The argumentation patterns of climate action preventers

Too expensive, pointless, and others should do more: a new study sheds light on the excuses for doing nothing that circulate in the public debate on global warming.

Yellow vests protests in Paris (archive picture): according to the study, the claim that climate protection would overburden the socially weak is only one of a total of twelve argumentation patterns. | Photo: Shutterstock/N. Economou

01.07.2020

Anyone who simply denies man-made climate change and openly ignores science will hardly find a hearing any more among political leaders. However, too little is happening – according to the calculations of the Intergovernmental Panel on Climate Change, the temperature targets agreed in the Paris Agreement will be missed by far with the measures adopted to date. How resistance to ambitious climate protection functions rhetorically today is being examined in a new study under the leadership of the Berlin-based climate research institute MCC (Mercator Research Institute on Global Commons and Climate Change). The study has now been published in the journal Global Sustainability.

"As a group of social scientists studying climate change, we have observed recent debates and created a typology of climate delay discourses", reports William Lamb, researcher in the MCC working group Applied Sustainability Science and lead author of the study: "We focus on arguments that seemingly acknowledge climate change is a problem, but nonetheless downplay the need for action.” The analysis is supported by quotes and contributions to recent discussions from politics, business, and the media. “Our survey enables scientists, climate advocates, and policymakers to recognise typical climate delay argumentation patterns when used in discussions, and to counter them."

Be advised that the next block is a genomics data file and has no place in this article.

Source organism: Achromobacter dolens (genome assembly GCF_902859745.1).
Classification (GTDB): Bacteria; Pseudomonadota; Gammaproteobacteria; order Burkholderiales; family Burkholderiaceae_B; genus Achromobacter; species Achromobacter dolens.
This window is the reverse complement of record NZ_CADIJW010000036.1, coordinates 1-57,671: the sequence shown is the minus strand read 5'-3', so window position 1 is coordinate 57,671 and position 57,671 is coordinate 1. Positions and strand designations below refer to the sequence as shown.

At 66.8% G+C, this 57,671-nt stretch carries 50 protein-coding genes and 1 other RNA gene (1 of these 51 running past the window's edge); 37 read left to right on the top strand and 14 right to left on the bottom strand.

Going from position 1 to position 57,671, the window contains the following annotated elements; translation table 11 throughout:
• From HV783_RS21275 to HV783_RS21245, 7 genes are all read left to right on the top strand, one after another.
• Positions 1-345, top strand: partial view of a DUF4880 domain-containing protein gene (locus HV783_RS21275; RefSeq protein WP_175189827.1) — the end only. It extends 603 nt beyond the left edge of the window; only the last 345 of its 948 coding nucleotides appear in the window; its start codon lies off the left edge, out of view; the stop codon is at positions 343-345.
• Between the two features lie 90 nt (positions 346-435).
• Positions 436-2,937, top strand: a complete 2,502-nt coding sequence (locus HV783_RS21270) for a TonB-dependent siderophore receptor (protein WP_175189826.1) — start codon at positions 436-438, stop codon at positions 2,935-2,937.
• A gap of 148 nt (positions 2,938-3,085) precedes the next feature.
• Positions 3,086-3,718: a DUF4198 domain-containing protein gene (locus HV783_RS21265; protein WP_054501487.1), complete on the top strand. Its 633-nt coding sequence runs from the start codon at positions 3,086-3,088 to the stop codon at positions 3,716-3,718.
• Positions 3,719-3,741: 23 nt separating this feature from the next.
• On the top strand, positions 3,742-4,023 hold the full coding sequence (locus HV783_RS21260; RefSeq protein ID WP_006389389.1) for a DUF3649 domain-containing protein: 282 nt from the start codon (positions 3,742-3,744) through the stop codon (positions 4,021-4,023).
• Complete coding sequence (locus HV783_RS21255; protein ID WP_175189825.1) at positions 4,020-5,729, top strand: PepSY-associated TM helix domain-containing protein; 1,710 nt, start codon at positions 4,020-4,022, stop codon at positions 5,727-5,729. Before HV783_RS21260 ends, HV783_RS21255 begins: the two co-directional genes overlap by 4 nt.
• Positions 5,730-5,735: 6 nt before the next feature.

According to the study, the plea for not, or at least not adequately, reacting to the climate crisis is usually based on one or more of twelve argumentation patterns, along the four following core statements: (1) someone else should take action first, (2) mitigation is possible without fundamental, disruptive changes, (3) strong climate policy would be politically and socially unjustifiable, and (4) a change of course is no longer possible. "The tricky thing is that there is always a grain of truth in all such statements," says MCC researcher Lamb. "But these important aspects of the climate debate often become instruments of a prevention strategy that aims to avoid stringent action and protect material assets in the short term. That is why ambitious climate protection requires clear communication. Our study makes a contribution to this."

Overview of the typology of climate delay discourses (source: Global Sustainability):

Reference of the cited article:
Lamb, W., Mattioli, G., Levi, S., Roberts, J., Capstick, S., Creutzig, F., Minx, J., Müller-Hansen, F., Culhane, T., Steinberger, J., 2020, Discourses of climate delay, Global Sustainability
http://dx.doi.org/10.1017/sus.2020.13